Today, the Federal Emergency Management Agency (FEMA) released five documents designed to strengthen the Resource Management component of the National Incident Management System (NIMS) and is now beginning a 30-day National Engagement period. The National Engagement period will conclude at 5 p.m. EDT on June 9, 2017.

NIMS provides a consistent, common approach, and vocabulary to enable the whole community to work together seamlessly to manage all threats and hazards, regardless of cause, size, location, or complexity.

The drafts released today include the NIMS Guideline for the National Qualification System (NQS), NIMS Job Titles/Position Qualifications and accompanying Position Task Books (PTBs), the NIMS Guideline for Mutual Aid, and an updated NIMS Guideline for the Credentialing of Personnel. Together, these documents are designed to enhance interoperability and the effectiveness of mutual aid.
  • NIMS Guideline for the NQS provides a common language and approach for qualifying and certifying deployable emergency personnel, enabling enables mutual aid partners to accurately communicate resource needs in disasters.
  • NIMS Job Titles/Position Qualifications define minimum qualifications criteria for personnel serving in defined deployable incident positions.
  • NIMS Position Task Books (PTBs) identify the competencies, behaviors, and tasks that personnel should demonstrate to become qualified for a defined incident position.
  • The NIMS Guideline for Mutual Aid is designed to help unify mutual aid efforts by providing stakeholders with common practice and processes for use in mutual aid planning.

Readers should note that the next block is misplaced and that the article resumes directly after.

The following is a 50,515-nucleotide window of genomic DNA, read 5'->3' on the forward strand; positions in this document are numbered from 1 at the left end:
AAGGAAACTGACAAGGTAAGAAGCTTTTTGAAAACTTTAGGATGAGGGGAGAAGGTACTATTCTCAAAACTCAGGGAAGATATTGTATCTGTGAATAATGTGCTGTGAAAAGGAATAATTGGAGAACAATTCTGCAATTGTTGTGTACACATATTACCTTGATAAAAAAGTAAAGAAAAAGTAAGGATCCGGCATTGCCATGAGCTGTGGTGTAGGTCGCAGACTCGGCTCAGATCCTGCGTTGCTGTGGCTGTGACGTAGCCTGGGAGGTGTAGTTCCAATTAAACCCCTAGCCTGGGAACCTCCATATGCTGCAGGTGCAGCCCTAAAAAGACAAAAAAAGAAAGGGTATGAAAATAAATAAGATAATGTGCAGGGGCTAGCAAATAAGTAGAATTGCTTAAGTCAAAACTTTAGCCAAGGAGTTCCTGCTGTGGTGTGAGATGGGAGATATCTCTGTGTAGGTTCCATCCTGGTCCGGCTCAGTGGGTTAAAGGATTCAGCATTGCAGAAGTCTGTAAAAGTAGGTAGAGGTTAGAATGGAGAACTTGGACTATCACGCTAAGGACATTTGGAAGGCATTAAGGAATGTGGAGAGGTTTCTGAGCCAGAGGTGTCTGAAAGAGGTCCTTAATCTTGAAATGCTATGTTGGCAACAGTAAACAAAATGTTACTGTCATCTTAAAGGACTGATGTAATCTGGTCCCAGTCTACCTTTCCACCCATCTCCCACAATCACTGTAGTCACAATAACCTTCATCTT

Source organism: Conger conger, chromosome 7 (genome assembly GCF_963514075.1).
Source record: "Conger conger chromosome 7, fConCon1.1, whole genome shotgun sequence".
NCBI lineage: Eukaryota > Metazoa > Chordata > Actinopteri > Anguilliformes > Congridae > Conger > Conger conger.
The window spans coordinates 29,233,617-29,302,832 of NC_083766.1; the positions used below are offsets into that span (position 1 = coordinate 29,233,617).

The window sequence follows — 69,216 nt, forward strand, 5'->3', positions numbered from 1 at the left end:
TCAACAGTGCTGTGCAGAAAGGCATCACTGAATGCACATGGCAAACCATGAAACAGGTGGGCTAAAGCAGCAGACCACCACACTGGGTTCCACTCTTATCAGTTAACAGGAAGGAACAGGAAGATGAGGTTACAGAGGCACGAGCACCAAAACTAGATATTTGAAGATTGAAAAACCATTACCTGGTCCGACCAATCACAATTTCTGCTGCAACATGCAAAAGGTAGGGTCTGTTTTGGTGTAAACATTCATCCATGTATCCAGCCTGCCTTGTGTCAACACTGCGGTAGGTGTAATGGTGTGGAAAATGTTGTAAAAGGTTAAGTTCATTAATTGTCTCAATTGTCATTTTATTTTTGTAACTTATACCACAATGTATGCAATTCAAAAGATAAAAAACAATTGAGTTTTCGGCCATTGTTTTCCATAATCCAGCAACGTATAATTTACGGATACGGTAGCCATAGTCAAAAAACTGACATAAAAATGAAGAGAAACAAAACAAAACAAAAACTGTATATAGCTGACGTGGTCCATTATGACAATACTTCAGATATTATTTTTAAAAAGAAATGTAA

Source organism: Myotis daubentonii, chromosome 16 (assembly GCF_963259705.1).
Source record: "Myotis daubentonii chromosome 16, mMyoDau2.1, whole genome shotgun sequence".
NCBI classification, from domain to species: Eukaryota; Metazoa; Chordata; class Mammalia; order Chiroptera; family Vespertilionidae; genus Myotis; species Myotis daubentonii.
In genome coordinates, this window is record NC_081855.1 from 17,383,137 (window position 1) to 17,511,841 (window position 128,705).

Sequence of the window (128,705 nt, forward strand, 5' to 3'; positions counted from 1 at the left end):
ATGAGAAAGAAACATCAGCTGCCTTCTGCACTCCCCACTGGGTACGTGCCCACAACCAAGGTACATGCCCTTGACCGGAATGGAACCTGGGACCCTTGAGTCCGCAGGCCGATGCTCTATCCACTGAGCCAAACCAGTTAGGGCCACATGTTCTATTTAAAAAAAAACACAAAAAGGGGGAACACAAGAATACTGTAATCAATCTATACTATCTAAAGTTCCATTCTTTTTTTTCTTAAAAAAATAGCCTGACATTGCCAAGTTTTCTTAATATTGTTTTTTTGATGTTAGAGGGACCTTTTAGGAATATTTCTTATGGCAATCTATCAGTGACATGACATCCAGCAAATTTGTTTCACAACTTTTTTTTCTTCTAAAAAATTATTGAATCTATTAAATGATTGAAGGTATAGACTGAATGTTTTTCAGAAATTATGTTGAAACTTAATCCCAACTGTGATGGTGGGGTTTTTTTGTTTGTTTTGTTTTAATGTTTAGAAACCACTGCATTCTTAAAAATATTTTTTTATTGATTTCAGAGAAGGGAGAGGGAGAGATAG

• The updated NIMS Guideline for the Credentialing of Personnel provide national standards and guidance for credentialing incident personnel.

FEMA is hosting a series of 60-minute engagement webinars to describe the draft documents and answer participants’ questions about providing feedback. All open webinars are geared toward the whole community.

National engagement provides interested parties with an opportunity to comment on the draft documents to ensure that the final documents reflect the collective expertise and experience of the whole community. To review the drafts of the NIMS Resource Management supplemental guidance and tools, and to obtain additional webinar information, visit https://www.fema.gov/national-incident-management-system/national-engagement.

To provide comments on the drafts, complete the feedback form and submit it to FEMA-NIMS@fema.dhs.gov